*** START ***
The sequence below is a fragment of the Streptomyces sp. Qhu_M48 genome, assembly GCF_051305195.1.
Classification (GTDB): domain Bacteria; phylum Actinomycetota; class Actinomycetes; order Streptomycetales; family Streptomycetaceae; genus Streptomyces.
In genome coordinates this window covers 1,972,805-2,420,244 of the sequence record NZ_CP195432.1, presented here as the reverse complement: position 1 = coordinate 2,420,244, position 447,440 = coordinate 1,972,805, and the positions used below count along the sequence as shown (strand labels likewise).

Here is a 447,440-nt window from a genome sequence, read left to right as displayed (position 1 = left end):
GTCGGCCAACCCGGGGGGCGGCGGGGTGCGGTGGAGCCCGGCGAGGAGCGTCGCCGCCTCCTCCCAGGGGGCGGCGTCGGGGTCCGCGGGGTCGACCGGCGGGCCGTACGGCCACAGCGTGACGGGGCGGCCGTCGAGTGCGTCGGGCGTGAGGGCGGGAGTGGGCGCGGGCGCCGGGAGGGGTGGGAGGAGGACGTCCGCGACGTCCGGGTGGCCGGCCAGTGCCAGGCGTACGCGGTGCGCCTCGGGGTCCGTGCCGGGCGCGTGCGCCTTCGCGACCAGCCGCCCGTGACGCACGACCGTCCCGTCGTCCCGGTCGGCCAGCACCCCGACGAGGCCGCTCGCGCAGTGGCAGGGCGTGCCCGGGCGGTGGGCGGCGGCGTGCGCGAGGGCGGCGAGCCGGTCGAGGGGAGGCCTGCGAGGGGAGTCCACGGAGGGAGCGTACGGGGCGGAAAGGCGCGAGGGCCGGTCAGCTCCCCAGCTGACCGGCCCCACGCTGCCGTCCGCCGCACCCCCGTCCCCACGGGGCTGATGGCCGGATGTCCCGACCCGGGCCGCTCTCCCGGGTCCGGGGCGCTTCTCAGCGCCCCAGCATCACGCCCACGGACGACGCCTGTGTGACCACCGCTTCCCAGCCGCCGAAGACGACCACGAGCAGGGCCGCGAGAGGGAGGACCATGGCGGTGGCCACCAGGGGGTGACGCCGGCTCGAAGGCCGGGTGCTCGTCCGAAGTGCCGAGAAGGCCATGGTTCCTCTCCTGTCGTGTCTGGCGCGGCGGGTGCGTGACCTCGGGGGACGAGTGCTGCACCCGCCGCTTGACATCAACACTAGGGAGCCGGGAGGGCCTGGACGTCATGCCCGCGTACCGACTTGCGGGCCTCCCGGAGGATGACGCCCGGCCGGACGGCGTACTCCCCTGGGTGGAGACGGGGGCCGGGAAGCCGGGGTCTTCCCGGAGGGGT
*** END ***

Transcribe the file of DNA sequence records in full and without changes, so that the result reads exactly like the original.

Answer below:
The sequence below is a fragment of the Streptomyces sp. Qhu_M48 genome, assembly GCF_051305195.1.
Classification (GTDB): domain Bacteria; phylum Actinomycetota; class Actinomycetes; order Streptomycetales; family Streptomycetaceae; genus Streptomyces.
In genome coordinates this window covers 1,972,805-2,420,244 of the sequence record NZ_CP195432.1, presented here as the reverse complement: position 1 = coordinate 2,420,244, position 447,440 = coordinate 1,972,805, and the positions used below count along the sequence as shown (strand labels likewise).

Here is a 447,440-nt window from a genome sequence, read left to right as displayed (position 1 = left end):
GTCGGCCAACCCGGGGGGCGGCGGGGTGCGGTGGAGCCCGGCGAGGAGCGTCGCCGCCTCCTCCCAGGGGGCGGCGTCGGGGTCCGCGGGGTCGACCGGCGGGCCGTACGGCCACAGCGTGACGGGGCGGCCGTCGAGTGCGTCGGGCGTGAGGGCGGGAGTGGGCGCGGGCGCCGGGAGGGGTGGGAGGAGGACGTCCGCGACGTCCGGGTGGCCGGCCAGTGCCAGGCGTACGCGGTGCGCCTCGGGGTCCGTGCCGGGCGCGTGCGCCTTCGCGACCAGCCGCCCGTGACGCACGACCGTCCCGTCGTCCCGGTCGGCCAGCACCCCGACGAGGCCGCTCGCGCAGTGGCAGGGCGTGCCCGGGCGGTGGGCGGCGGCGTGCGCGAGGGCGGCGAGCCGGTCGAGGGGAGGCCTGCGAGGGGAGTCCACGGAGGGAGCGTACGGGGCGGAAAGGCGCGAGGGCCGGTCAGCTCCCCAGCTGACCGGCCCCACGCTGCCGTCCGCCGCACCCCCGTCCCCACGGGGCTGATGGCCGGATGTCCCGACCCGGGCCGCTCTCCCGGGTCCGGGGCGCTTCTCAGCGCCCCAGCATCACGCCCACGGACGACGCCTGTGTGACCACCGCTTCCCAGCCGCCGAAGACGACCACGAGCAGGGCCGCGAGAGGGAGGACCATGGCGGTGGCCACCAGGGGGTGACGCCGGCTCGAAGGCCGGGTGCTCGTCCGAAGTGCCGAGAAGGCCATGGTTCCTCTCCTGTCGTGTCTGGCGCGGCGGGTGCGTGACCTCGGGGGACGAGTGCTGCACCCGCCGCTTGACATCAACACTAGGGAGCCGGGAGGGCCTGGACGTCATGCCCGCGTACCGACTTGCGGGCCTCCCGGAGGATGACGCCCGGCCGGACGGCGTACTCCCCTGGGTGGAGACGGGGGCCGGGAAGCCGGGGTCTTCCCGGAGGGGT